Associated Chambers of Commerce and Industry of India voices concern over Karnataka’s power supply notification
Rakesh Kumar Kubde
February 29th, 2012
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The Associated Chambers of Commerce and Industry of India (Assocham) has expressed concern over the notification issued by the Karnataka government forbidding power suppliers to distribute outside the State.

The industry body said this action by the State Government is creating a major hindrance to the implementation of open access regulation in the country.

“The State Government must review its decision and not reward the power producers with disincentives,” said Mr D.S. Rawat, Secretary-General, Assocham, in a statement. “Considering the extent of power shortages across the country, instead of invoking Section 11, Section 37 or Section 108, forbidding power exporters to supply power outside Karnataka, the State distribution companies must plan power procurement in advance and issue tenders for procuring power,” said Mr Rawat.

In its preamble, the Karnataka Government has notified that the demand for power will rise by about 10 per cent to about 200 million units and the only option available is to tap the power exported to other States.

Such notifications are not a feasible solution to the long and mid-term power purchase agreements.

Besides, if such a scenario persists it will severely hit growth and development process in the power sector and power-deficit states such as Andhra Pradesh, Madhya Pradesh, Maharashtra and Punjab in all probability might soon follow suit, cautioned Assocham.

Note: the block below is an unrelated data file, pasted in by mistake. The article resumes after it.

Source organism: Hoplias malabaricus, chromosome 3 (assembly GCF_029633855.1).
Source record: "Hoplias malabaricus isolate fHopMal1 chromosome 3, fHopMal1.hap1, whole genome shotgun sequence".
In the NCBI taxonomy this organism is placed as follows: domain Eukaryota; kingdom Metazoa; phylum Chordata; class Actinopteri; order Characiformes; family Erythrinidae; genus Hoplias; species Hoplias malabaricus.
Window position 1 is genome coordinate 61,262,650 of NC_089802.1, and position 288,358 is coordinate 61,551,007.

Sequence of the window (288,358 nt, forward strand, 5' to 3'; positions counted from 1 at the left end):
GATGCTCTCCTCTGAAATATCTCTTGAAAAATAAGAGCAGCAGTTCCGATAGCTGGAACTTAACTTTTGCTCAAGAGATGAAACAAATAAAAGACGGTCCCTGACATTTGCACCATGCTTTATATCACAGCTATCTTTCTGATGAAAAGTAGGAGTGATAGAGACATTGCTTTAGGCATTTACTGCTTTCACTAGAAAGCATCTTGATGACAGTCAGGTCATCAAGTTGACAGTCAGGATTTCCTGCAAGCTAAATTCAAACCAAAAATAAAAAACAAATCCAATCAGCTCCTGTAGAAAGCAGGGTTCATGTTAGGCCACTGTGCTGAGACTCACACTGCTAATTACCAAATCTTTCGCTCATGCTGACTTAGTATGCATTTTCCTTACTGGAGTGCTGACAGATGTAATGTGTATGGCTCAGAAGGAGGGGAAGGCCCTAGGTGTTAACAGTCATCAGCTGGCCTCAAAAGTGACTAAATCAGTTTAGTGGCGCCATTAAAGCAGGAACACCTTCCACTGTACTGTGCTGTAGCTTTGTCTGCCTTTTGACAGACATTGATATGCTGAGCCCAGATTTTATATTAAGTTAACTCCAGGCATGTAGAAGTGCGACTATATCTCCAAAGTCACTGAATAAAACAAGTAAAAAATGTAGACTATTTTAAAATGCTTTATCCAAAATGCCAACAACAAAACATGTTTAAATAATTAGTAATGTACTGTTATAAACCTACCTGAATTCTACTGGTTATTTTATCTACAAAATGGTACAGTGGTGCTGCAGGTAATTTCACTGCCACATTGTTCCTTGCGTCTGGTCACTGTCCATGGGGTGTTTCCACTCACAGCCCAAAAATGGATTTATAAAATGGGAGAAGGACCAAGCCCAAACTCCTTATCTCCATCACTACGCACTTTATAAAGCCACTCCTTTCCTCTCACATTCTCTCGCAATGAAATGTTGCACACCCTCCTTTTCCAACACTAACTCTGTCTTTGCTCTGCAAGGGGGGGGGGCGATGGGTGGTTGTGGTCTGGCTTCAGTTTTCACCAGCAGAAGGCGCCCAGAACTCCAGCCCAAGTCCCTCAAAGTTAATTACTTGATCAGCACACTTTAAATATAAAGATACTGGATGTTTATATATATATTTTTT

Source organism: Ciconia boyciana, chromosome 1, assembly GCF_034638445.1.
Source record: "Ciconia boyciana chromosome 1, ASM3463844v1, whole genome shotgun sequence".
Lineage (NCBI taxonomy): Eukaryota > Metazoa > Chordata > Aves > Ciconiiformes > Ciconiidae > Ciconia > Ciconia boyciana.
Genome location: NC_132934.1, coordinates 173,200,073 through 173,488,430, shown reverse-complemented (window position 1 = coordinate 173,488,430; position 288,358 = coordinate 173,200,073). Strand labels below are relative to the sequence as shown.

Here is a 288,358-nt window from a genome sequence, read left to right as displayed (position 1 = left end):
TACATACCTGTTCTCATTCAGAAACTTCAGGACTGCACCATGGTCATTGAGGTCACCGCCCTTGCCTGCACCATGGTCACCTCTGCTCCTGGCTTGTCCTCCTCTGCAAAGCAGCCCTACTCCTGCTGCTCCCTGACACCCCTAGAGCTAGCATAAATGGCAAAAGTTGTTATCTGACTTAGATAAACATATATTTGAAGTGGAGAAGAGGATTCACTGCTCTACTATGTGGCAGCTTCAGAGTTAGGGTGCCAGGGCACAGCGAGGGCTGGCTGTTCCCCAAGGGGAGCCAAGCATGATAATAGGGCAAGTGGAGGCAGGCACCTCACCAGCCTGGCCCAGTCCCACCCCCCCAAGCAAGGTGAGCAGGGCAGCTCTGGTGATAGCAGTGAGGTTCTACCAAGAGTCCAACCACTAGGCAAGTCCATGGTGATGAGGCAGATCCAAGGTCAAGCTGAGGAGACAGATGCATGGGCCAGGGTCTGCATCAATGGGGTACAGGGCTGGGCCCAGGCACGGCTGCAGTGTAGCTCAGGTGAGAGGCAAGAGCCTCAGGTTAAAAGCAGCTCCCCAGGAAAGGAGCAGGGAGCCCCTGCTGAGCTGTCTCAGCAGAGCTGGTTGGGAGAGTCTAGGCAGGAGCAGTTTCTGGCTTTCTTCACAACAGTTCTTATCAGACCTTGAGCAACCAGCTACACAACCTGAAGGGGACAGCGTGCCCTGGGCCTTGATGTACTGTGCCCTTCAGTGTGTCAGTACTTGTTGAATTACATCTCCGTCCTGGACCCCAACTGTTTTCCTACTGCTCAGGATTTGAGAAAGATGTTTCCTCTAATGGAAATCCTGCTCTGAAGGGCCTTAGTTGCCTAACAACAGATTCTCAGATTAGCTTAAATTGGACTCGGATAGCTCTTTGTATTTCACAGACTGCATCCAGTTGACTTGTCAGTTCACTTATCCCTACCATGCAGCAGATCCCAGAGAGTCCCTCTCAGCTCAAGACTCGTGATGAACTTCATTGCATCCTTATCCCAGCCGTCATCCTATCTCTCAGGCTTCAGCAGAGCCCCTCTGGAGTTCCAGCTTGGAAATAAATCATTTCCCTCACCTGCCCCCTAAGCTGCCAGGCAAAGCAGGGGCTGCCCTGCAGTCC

MINISTRY ADVICE

“Even the Union Ministry of Power had advised the State utilities in the past to use this provision sparingly but the State Governments are not heeding to the Ministry’s advisory, thereby, creating stumbling blocks to open access,” said Mr Rawat.

Stiff resistance from State-owned distribution companies to allow migration of consumers and their apathy to allow open access, irrational policy, and the Government’s inability to absorb cost to serve liabilities together with the absence of independent system operator like in aviation sector are certain reasons, due to which open access remains a mirage.

OUTPUT

Out of the total 12,366 mega watts (MW) installed capacity of power utilities in Karnataka as on August 31, 2011, with a share of about 34 per cent private sector accounted for about 4,241 MW.

Besides, the Karnataka Udyog Mitra invited participation from private power project developers to set up merchant power plant to generate about 900 MW and to set up 2,100 MW of gas-based generation projects through bid route.

Thus, considering the role of private sector in future capacity addition, Assocham has strongly recommended the State Government to encourage private investments through policy and regulatory initiatives.

“The open access in power sector is the need of the hour, besides the policies must be streamlined to open up the power market to ensure that consumers get power at competitive rates,” said Assocham.
Source: BL

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